What’s our process for managing customer complaints and escalations?

Similar to the way your team should have a documented process for suggestions, have a method for tracking complaints and escalations. This will help you identify trends in issues with the product, onboarding, specific reps, and more.

You can also use your analysis to spot issues in your customer care workflows, such as how quickly issues are responded to and whether customer issues are resolved on the first contact. These things have a major impact on customer satisfaction, and therefore on retention, so they should be addressed promptly.

How do we address reviews online?

Customers won’t always reach out to you directly to resolve an issue. More than a third have left a negative review for a business in the past year, BrightLocal surveys show. Monitor online reviews and have a documented procedure for addressing negative reviews to boost customer satisfaction. Bear in mind that two-thirds of consumers have left a positive review in the same timespan. It’s a good idea to thank them for their time as well. It shows that you care and can increase loyalty.

Another compelling reason to have a detailed approach to managing online reviews is that it impacts your reputation. More than three-quarters of consumers regularly read online reviews when exploring local businesses. If they catch negative sentiments while reading yours, odds are that they’ll just move on to the next business. However, there is one caveat to this. If a business responds to a negative review in a compassionate and concerned way, it mitigates the bad review. Most people will either disregard the review or actually have a more positive opinion of the business than they would have if no bad review had been left at all.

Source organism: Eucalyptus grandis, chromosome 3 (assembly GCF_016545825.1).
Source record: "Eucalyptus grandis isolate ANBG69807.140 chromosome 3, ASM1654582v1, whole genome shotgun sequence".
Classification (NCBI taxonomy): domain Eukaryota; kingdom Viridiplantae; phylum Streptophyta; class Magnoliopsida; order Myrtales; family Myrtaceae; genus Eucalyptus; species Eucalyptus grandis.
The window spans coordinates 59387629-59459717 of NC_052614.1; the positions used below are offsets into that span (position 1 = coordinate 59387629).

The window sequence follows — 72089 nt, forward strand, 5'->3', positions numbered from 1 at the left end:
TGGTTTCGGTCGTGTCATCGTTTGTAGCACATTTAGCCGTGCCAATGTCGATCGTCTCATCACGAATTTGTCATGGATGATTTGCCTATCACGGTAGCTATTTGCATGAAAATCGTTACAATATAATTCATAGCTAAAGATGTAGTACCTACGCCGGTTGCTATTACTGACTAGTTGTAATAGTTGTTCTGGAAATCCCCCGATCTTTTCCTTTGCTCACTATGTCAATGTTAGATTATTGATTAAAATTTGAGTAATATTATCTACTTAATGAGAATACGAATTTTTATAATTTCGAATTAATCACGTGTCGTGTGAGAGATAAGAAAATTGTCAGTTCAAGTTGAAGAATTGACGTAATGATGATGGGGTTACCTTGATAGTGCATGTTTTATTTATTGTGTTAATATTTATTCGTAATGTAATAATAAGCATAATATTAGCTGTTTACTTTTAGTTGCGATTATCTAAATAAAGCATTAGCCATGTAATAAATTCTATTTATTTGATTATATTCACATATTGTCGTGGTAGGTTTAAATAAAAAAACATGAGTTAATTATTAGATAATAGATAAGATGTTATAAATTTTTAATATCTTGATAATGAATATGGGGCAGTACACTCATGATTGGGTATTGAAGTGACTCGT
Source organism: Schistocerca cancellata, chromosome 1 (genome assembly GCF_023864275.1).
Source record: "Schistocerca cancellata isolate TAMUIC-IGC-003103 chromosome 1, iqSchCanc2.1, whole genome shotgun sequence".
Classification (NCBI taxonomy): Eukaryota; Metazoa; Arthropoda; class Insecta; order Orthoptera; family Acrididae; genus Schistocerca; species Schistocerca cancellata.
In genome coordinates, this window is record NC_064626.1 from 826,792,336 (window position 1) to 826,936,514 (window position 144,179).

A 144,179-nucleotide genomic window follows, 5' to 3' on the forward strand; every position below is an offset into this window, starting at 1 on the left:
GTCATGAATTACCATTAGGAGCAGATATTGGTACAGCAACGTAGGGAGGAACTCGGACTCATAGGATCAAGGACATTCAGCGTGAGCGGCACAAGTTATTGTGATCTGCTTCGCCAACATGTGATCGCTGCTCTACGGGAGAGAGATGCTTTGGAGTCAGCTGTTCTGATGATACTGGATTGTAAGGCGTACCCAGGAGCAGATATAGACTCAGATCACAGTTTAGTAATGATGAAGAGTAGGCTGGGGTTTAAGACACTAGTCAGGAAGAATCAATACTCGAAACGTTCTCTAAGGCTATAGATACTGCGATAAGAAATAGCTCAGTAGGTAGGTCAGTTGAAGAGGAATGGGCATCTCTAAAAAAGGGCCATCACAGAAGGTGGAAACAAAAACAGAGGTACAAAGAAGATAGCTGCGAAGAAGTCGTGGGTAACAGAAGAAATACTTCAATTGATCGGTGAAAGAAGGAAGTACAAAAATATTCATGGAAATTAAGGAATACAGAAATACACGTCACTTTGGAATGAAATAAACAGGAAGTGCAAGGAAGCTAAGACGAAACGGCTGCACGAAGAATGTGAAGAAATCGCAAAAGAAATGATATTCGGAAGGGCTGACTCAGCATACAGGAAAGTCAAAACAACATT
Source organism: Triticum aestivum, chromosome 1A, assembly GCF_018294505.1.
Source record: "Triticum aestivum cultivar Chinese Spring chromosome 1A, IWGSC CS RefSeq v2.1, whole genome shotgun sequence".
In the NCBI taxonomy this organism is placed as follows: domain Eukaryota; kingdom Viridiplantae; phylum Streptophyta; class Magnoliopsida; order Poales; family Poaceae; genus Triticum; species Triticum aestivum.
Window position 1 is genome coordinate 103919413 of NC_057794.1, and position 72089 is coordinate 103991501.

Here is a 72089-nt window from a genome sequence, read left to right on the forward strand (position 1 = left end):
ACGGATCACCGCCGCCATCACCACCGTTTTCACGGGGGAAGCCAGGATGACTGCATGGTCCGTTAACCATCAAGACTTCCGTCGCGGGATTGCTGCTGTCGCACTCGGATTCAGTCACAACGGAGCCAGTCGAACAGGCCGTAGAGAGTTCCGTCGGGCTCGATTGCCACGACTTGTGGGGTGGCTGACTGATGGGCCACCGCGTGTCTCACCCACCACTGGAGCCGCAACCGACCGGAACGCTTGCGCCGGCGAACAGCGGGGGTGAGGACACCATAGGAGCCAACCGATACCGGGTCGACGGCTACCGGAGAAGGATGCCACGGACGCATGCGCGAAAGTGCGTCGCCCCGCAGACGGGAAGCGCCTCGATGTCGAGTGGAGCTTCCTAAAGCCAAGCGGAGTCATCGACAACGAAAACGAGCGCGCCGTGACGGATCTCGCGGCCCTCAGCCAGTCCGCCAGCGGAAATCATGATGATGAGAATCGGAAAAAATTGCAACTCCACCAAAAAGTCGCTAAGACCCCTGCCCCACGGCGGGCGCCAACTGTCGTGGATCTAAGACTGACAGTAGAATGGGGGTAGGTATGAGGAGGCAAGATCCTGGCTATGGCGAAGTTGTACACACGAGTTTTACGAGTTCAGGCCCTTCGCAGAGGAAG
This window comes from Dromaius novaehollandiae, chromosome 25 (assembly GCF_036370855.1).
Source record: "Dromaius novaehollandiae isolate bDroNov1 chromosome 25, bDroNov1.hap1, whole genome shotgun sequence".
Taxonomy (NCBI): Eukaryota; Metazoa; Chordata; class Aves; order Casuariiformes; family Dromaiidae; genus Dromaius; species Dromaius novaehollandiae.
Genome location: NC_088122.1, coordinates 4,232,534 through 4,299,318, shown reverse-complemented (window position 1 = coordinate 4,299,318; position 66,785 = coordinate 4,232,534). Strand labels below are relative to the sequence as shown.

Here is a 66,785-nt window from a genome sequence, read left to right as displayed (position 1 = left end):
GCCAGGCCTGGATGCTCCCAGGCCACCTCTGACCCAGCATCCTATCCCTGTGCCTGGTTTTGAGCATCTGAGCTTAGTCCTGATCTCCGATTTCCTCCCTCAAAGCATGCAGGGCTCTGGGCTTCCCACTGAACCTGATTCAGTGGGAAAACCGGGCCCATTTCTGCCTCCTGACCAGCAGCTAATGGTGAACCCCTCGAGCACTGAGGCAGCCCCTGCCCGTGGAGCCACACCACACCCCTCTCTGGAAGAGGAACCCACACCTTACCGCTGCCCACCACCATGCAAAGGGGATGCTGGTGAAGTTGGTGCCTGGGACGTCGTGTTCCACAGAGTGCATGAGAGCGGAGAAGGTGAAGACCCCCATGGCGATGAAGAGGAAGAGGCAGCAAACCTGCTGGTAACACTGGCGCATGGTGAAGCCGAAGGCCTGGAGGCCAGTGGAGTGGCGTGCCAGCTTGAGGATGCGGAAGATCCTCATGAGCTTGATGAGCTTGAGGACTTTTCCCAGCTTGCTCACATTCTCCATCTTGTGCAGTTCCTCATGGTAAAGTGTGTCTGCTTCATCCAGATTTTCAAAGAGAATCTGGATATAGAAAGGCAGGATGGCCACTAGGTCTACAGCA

Are we listening for online chatter about our business?

People don’t funnel all their conversations about you to review sites. They’re likely talking about you on social media, in forums, and in articles or blogs. Use social listening tools to ensure you know about these discussions and can be part of them too.

Which methods do we use to proactively solicit customer feedback?

Only a small portion of your customers will proactively provide feedback. If you really want to get to the bottom of what’s happening with them, you need to ask.

Consider sending surveys or placing calls at specific points of the customer journey, such as after onboarding, a week or two after receiving a product or using your services, or after a customer service interaction.

It’s also a good idea to periodically send out net promoter score (NPS) surveys. A company’s NPS is the greatest predictor of its long-term success, per Bain & Company research. Surveys are quick and easy for customers to complete too, since there’s only one question: “How likely are you to recommend us on a scale from 0 to 10?”

Strengthen Your Customer Relationships for Better Revenue Growth

Addressing customer complaints and feedback is one component of customer relationship management. Another aspect of this is proactively taking steps to strengthen relationships. This boosts brand loyalty to keep customers with you longer, so it’s easier to grow your customer base. Some techniques to consider here include:

Maximize Your Customer Lifetime Value

If you’re trying to figure out how to increase sales, the best place to start is with your current customers. Statistically, your current customers are 50 percent more likely to buy, and spend 31 percent more, compared to new customers, Forbes research finds.